The other two major themes that saw steady growth throughout the period were “sanctions against Russia”, while the “power of Russian weaponry” (which peaked during the intervention in Syria in 2015) and “the US/NATO as a global hegemon and puppeteer” decreased in 2016.

Besides quitting the EU and NATO and the undermining of judicial reform, this propaganda aggravates the risks of creating an environment of public cynicism of the “they’re all scoundrels!” type and the growth of a lack of confidence in all common principles, values and institutions and the superseding of the legal order at international and national level, and the replacement of the force of law with the law of force. The objectives are the de-institutionalization of democratic mechanisms of separation and checks and balances of power, including the possible rejection of parliamentarism, the silencing and discrediting of civil society as an environment for free and specific defining of the common good, and support for creeping authoritarianism of a populist or “referendum” type.

The research found that eight thoroughly analyzed media followed a common framework – anti-Western and pro-Russian (Russia most often is the “good guy” in the articles), but different emphases are applied. In Russia Today and A-Spekto magazine, the US and NATO most often are the arch-villains. In Duma newspaper, Glasove and Pogled-Info, the arch-villains most often are Boyko Borissov and the GERB government. President Plevneliev (in office from 2012 to 2017) also customarily is denigrated, though rarely is among the arch-villains – the attacks on him are intended at marginalizing him. Conversely, PIK and Trud newspaper behave almost neutrally or even are pro-government (pro-Boyko Borissov) while putting the “Capital Circle” most often in the role of arch-villain, as the personification of pro-reform politicians, media, members of the judiciary and NGOs.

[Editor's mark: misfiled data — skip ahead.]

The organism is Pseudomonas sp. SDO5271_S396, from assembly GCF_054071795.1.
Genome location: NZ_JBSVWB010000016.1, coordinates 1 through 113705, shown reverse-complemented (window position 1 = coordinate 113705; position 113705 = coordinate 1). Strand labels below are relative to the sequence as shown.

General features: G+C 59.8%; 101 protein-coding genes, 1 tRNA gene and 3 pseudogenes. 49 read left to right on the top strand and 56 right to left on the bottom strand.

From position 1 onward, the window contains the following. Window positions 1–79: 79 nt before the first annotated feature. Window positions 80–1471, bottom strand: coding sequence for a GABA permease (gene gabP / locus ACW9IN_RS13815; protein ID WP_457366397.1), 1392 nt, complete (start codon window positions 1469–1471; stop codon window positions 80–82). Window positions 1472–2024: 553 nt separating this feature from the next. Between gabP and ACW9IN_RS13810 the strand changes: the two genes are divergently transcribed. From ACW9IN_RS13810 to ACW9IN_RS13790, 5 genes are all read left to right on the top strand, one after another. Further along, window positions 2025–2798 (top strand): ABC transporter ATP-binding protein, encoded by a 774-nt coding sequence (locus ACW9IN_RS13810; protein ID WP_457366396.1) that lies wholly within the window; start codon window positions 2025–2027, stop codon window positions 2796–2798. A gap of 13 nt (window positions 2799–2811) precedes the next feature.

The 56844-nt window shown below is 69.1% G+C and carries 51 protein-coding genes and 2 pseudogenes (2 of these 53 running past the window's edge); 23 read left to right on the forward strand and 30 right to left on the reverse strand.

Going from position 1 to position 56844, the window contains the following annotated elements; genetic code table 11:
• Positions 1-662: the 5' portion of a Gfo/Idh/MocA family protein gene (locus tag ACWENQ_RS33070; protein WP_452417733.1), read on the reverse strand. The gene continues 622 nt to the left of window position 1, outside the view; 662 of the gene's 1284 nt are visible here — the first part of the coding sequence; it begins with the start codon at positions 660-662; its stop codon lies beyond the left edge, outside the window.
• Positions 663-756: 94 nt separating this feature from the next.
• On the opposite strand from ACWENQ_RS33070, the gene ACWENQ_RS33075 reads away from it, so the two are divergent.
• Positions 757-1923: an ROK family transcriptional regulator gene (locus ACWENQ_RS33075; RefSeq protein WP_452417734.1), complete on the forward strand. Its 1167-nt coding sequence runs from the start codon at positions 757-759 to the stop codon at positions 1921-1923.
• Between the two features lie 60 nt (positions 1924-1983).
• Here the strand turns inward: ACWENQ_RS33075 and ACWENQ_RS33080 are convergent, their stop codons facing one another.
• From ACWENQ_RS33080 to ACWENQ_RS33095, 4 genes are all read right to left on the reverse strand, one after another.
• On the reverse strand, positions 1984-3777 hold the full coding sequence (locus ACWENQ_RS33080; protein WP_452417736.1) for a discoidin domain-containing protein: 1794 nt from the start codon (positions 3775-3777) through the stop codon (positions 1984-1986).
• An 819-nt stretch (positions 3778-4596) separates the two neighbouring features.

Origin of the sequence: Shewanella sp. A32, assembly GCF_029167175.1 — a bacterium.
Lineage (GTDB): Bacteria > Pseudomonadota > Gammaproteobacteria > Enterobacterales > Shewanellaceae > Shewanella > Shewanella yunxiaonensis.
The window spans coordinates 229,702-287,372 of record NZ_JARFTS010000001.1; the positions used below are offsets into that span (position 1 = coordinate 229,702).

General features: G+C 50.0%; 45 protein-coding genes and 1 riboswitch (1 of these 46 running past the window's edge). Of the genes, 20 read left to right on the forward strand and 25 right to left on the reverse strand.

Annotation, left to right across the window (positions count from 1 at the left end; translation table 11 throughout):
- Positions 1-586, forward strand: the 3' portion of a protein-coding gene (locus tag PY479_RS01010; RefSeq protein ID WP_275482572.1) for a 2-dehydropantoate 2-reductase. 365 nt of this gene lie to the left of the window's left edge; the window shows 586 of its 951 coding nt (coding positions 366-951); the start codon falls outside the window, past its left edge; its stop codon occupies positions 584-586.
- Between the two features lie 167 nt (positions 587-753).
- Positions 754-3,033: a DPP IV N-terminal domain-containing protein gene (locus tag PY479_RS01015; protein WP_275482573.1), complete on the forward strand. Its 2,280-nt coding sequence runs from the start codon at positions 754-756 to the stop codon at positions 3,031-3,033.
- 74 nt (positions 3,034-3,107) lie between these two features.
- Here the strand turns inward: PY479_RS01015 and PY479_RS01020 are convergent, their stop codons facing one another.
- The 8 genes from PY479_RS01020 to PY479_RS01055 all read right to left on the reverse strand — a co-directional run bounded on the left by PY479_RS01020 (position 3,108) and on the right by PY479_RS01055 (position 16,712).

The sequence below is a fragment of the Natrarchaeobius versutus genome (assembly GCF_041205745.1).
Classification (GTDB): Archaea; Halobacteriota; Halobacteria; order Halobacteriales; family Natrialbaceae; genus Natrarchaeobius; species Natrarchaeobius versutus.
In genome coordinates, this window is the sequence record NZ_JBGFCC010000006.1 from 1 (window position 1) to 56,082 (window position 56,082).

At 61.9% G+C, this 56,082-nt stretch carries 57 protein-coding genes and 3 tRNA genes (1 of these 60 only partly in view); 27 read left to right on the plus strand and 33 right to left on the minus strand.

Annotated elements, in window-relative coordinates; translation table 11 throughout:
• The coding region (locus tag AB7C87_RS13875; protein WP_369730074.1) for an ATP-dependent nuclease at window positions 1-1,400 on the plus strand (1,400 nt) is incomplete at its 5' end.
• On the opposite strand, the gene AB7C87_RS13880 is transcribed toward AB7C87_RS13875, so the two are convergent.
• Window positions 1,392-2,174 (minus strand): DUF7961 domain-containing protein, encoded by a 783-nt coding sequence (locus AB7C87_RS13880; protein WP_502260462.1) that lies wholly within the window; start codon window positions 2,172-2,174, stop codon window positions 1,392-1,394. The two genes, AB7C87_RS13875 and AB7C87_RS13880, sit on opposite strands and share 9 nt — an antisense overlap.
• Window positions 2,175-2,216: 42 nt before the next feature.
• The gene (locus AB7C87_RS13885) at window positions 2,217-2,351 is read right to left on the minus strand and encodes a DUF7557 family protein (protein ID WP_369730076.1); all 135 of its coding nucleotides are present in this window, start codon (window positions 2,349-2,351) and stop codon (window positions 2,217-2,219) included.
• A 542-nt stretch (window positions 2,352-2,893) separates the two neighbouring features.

In the denigration of the West and the praising of Russia, the propaganda is mostly through unsigned articles, while signed articles predominate in the defamation of domestic opponents.

The study concludes: “While there is no doubt that a strong Russian ‘influence’ exists in Bulgaria, the function of the existing local Bulgarian propaganda actually serves to distract attention from the Russian economic influence. The reason for this is that Russian economic influence in Bulgaria traverses the entire political spectrum and penetrates deeply in the Bulgarian business community. In this sense, the study shows the picture not of Russian propaganda in Bulgaria, but of Bulgarian media that spread the “pro-Russian” outlook as a form of disinformation, the aim of which is to exert influence on the political process”.

The scope of the study was limited to news sites and print publications in Bulgaria for the period 2013-2016. This segment of the media cannot currently be sustainable on a market basis and is subject to shadowy forms of financing. On the other hand, however, it is a major producer of media content that is distributed through television and radio stations and social networks.

In the period covered by the study, from 2013 to 2016, no counter-propaganda media were identified.

More information you can find HERE.